Making arrangements for your children during the holidays can be difficult and can sometimes give rise to conflict.  Ideally, we want to spend as much time as possible with our children during the holidays.  When parents are separated or divorced, that takes some additional planning.  I don’t like the term custody and prefer to use parenting arrangements, but I won’t get hung up on semantics.  The bottom line is that separated or divorced parents must decide how to arrange the holidays for their children.

Parents can determine their holiday schedules for themselves, which I believe is the ideal situation.  If both parents agree on holiday arrangements, the court will not second-guess that decision.  Parents can agree on any schedule that works for them and their children.  That schedule can be for one holiday season, the entire year or for multiple years.  Parents can formalize that holiday schedule in a written agreement, which provides a reference instead of relying on memories.  That written agreement can be entered as a court order if both parts wish.  Another alternative is to have a verbal agreement if both parents are comfortable with that.

Parents can get help from counselors, attorneys or mediators if they want to make their own arrangements and need some assistance to have those difficult conversations.  It can be very helpful to have a third person involved in this situation – not to dictate the terms of the agreement, but to help parents arrive at those terms.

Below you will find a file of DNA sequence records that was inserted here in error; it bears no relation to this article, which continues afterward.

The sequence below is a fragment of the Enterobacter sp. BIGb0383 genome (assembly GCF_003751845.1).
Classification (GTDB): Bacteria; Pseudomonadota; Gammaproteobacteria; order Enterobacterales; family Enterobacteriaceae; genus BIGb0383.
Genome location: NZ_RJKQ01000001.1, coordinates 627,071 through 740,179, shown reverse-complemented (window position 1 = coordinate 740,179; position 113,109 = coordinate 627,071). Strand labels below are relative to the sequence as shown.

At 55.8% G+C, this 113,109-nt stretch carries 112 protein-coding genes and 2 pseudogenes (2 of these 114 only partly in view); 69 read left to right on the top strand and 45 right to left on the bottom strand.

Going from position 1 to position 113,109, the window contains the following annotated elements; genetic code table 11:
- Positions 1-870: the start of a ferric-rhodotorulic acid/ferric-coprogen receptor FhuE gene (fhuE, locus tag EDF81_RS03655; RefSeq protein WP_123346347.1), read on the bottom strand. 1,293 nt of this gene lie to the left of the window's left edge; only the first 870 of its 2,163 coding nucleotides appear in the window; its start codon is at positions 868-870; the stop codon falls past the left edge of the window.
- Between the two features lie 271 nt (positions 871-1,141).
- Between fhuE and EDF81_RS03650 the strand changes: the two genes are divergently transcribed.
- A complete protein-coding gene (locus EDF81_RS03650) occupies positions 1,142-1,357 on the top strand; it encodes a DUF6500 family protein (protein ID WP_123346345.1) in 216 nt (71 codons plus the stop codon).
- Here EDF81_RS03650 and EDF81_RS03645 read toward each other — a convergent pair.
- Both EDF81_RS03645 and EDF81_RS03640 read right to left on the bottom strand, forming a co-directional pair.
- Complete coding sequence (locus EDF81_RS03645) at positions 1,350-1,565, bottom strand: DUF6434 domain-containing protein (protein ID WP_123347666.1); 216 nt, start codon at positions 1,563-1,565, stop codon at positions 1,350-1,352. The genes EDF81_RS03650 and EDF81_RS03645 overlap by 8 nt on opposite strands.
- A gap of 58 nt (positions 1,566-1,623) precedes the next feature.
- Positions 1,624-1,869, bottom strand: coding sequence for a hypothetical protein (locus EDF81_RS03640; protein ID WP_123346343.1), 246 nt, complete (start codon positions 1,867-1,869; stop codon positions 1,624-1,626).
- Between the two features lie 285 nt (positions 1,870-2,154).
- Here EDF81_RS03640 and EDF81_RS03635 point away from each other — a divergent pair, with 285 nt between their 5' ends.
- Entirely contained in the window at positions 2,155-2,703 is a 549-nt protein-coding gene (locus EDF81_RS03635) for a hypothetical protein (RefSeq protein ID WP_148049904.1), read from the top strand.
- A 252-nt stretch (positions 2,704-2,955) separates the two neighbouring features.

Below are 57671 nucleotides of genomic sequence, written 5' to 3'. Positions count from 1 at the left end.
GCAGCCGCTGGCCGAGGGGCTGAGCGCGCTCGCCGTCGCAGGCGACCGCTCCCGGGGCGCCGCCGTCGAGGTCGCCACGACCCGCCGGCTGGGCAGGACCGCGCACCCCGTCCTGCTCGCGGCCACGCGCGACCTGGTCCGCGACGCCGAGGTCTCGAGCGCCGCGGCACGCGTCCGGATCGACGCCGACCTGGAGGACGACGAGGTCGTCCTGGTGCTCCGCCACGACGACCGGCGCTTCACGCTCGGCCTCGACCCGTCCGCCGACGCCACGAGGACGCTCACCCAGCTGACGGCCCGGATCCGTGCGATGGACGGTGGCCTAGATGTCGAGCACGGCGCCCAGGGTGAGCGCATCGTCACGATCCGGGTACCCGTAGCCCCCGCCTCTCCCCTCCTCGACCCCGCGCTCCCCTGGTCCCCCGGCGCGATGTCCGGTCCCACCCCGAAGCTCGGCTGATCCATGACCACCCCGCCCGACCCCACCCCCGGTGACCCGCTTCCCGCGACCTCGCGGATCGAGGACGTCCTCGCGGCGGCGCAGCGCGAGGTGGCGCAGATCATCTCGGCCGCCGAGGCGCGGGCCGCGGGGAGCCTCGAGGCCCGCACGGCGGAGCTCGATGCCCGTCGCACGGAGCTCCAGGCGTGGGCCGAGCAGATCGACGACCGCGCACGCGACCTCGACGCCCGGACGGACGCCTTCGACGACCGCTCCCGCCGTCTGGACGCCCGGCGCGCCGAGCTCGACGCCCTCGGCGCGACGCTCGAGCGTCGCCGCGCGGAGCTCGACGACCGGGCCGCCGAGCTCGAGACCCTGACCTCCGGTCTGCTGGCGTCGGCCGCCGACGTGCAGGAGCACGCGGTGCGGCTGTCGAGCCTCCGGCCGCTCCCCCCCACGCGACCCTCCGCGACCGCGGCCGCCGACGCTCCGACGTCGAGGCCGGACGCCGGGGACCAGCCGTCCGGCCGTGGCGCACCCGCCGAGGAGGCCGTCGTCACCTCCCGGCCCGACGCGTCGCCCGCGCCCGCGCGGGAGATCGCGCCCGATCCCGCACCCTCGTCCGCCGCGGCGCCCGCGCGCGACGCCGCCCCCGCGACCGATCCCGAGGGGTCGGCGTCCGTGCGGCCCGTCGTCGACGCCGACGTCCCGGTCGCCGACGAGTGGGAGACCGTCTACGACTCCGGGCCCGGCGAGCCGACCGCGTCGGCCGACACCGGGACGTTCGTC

If parents are unable or unwilling to agree on holiday arrangements, they can ask the court to decide.  Judges are paid to make decisions, including parenting decisions, so they will dictate the holiday arrangements if necessary.  Those arrangements may not be what parents or children would like.  Even if a parent believes the judge must agree with what he or she thinks is best, and sometimes both parents believe that, the outcome may be very different.  The question for the judge is not what either parent wants or thinks should happen, but what the judge believes is in the children’s best interests.

One final consideration for parents – how much should their children know about the holiday arrangements?  I think children should know exactly what the schedule will be over the holidays, so they know what to expect.  The amount of detail naturally depends on their age, maturity, etc.  I also think that regardless of how the holiday schedule came to be, children should simply be told that their parents made the decision because they believe it’s best for their children.  Even if the court made the decision and one or both parents don’t agree with it, how is telling children that going to benefit them? 

If you live or work in the central Pennsylvania area, including Mechanicsburg, Carlisle, Harrisburg, Hershey and surrounding communities and would like to discuss holiday parenting arrangements or any other family law or estate planning or administration issue, please contact me.